Passive To Assertive – Example
Another example, on the opposite end of the scale, is a CEO we worked with that leaned toward a passive style. His passive style was detrimental to the company. He avoided conflict whenever possible and this CEO’s passive behaviors included:
- Avoiding firing employees that were not performing or who were bad for morale
- Sidestepping conflict within the team and not leveraging it for better solutions
- Not giving enough constructive feedback
- Avoiding doing Performance Appraisals
- Not fostering team collaboration through brainstorming and team decision-making
- Staying in his office and avoiding interacting with employees
The CEO’s behaviors resulted in:
- High turnover of high performing employees and leaders
- Lack of performance improvement of his direct reports and therefore their direct reports
- Low morale
- Employee and leader lack of understanding of the organizational direction
- Sub-optimal problem solving
Finally, this CEO came to us wanting to become a stronger leader and even identified becoming more assertive as a goal for Coaching; but again, his Executive Coach encountered resistance towards doing the deep work necessary to shift this behavior.
How Coaching Helped This Passive Leader
The Coach started the engagement by debriefing the CEO’s DiSC Assessment and Meyers-Briggs Type Indicator (MBTI), which began to point out some of the passive attributes the CEO had. As a result, the Coach was able to help the CEO see how his overly passive style could adversely impact his employees and Executive Leadership Team. And, it also allowed the Coach to start to ask questions about what drove this behavior.
Since the CEO was an introvert and was choosing behavior that was extremely introverted. So, his Coach helped him stretch out of his introverted style to interact with the team more. And helped him find an approach that would align with his introverted style.
His Executive Coach also helped the CEO slowly peel back the layers (as the CEO was ready to) to get to the root of what drove his passive approach. Trust built between them and over time his Executive Coach was able to go deeper with him.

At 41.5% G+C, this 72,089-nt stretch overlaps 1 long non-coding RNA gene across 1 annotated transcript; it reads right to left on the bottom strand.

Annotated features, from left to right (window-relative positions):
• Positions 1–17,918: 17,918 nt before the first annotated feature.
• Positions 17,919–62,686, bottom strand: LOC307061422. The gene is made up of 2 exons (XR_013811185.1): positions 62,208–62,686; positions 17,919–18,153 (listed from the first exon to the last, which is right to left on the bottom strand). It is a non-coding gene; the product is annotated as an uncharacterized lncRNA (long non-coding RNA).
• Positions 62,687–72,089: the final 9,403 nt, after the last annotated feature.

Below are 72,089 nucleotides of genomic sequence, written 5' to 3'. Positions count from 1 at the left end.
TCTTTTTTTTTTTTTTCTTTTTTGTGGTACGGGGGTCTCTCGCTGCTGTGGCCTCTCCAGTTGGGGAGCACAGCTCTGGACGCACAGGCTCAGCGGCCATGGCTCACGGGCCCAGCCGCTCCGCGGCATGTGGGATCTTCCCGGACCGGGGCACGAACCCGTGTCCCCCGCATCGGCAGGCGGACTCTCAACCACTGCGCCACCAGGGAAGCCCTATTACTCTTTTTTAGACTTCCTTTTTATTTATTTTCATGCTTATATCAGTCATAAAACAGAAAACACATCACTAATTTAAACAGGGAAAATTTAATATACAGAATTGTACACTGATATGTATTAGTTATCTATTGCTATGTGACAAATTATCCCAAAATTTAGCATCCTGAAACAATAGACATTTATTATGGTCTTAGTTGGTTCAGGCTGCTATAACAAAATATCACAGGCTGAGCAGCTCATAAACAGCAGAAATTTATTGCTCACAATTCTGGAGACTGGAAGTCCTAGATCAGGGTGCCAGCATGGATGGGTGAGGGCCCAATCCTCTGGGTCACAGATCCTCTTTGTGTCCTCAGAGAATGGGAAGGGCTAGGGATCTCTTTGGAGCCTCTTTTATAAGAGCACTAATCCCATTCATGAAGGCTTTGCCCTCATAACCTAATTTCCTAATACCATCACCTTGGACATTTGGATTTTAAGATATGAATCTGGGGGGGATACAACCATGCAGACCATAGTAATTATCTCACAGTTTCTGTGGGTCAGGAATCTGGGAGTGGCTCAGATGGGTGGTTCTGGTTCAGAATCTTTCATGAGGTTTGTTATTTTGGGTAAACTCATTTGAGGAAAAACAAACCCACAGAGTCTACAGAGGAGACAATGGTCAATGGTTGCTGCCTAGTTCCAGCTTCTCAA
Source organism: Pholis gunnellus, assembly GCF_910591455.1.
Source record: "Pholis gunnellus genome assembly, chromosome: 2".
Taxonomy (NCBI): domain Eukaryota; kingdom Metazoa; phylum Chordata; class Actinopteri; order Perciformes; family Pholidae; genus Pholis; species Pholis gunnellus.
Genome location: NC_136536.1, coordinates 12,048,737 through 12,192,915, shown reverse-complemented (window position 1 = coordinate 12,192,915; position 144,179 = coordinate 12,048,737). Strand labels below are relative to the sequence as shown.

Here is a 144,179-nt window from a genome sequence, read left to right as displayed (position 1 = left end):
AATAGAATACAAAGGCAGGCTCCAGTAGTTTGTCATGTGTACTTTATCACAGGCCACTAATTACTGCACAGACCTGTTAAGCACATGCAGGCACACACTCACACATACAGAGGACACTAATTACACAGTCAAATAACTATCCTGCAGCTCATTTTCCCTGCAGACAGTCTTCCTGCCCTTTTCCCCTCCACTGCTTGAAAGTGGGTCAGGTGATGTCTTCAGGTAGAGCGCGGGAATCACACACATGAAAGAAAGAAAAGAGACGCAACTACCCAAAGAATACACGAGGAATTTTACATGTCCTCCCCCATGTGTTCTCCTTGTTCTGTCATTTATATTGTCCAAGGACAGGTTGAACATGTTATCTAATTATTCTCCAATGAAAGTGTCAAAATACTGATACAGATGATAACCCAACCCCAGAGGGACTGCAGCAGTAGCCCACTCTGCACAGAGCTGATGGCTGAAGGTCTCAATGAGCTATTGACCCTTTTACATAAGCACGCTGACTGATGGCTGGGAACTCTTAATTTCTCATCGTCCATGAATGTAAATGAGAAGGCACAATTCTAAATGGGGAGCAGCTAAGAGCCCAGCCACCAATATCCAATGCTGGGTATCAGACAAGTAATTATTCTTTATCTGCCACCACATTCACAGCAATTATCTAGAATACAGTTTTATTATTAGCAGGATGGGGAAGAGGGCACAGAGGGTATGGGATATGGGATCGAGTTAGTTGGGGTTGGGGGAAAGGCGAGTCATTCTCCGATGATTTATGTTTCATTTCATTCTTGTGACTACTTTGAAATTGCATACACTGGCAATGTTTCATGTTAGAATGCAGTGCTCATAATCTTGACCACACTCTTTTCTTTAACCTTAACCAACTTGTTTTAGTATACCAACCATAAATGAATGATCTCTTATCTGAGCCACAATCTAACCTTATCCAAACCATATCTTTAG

Belief Systems Often Impact Leadership Style
Often the root of behavior is a belief system that is built starting in childhood, that continues to be built through life experiences and also is based on how one sees the world. It can come down to platitudes that are taught over and over throughout one’s life by parents, extended family, church, and school.
The CEO was originally a mid-westerner and came from a relatively small town where people were always polite and deferred to each other. His mother and father were conservative, religious, and instilled in him beliefs about how to behave with others, some of which were: “always put others’ needs first”, “don’t rock the boat”, “keep to yourself”, “what goes around, comes around”, “don’t upset the apple cart”, and “let’s not reinvent the wheel”. As a result, he didn’t believe that addressing conflict and confronting people was acceptable.
With the help of his Coach, the CEO could see that these beliefs (and others) weren’t effective in his current role. They had worked in other business roles and had worked well in his personal life but didn’t work in this situation. The CEO and his Coach worked together to create opposites of these beliefs and the CEO practiced the new way of thinking.
Shifting Negative Cognitions to Positive Cognitions
|Always put others’ needs first||My needs and the needs of the organization are important and being an assertive leader means standing up for what I need and what the organization needs|
|Don’t rock the boat||Being assertive means intervening in bad or unwanted behavior|
|Keep to yourself||My employees and Executive team members will benefit from conversations with and guidance from me|
|What goes around, comes around||Conflict is healthy and assertive leaders approach it head on|
|Don’t upset the apple cart||Change often makes organizations stronger|
|Let’s not reinvent the wheel||Assertive leaders support collaboration for improvement|
Through the development of new beliefs and practice of assertive behaviors, the CEO was able to slowly implement assertive leadership and over time was able to create better business results due to his new approach.
HOW CAN LEADERSHIP COACHING HELP YOU BE AN ASSERTIVE LEADER?
Fortunately, most leaders can become more assertive. Working with a Leadership Coach, a leader can:
- Identify beliefs, cultural perspectives, attitudes, prior experiences, thinking, and habits that drive them to exhibit passive or aggressive behavior.
- Shift, mitigate, or break the factors that drive passive or aggressive behavior(s).
- Come to understand what assertiveness is and what it looks like, including word choice, voice tone, gestures, and facial expressions so that the leader can choose assertive behavior when it is appropriate.
- Practice assertive behaviors.
- Strategize to apply an assertive approach in everyday situations and in challenging situations.
- Examine types of situations and relationships to determine new ways of behaving.
- Learn to create in-the-moment interventions to shift thinking and select assertive behaviors.
After the leader has done this work, and the leader operates with an assertive approach most of the time, they find that their team becomes more successful. They also become better at supporting the needs of their peers and other departments, seeking win-win solutions, and collaborating with others so that they have a greater positive impact on the overall business success of their company.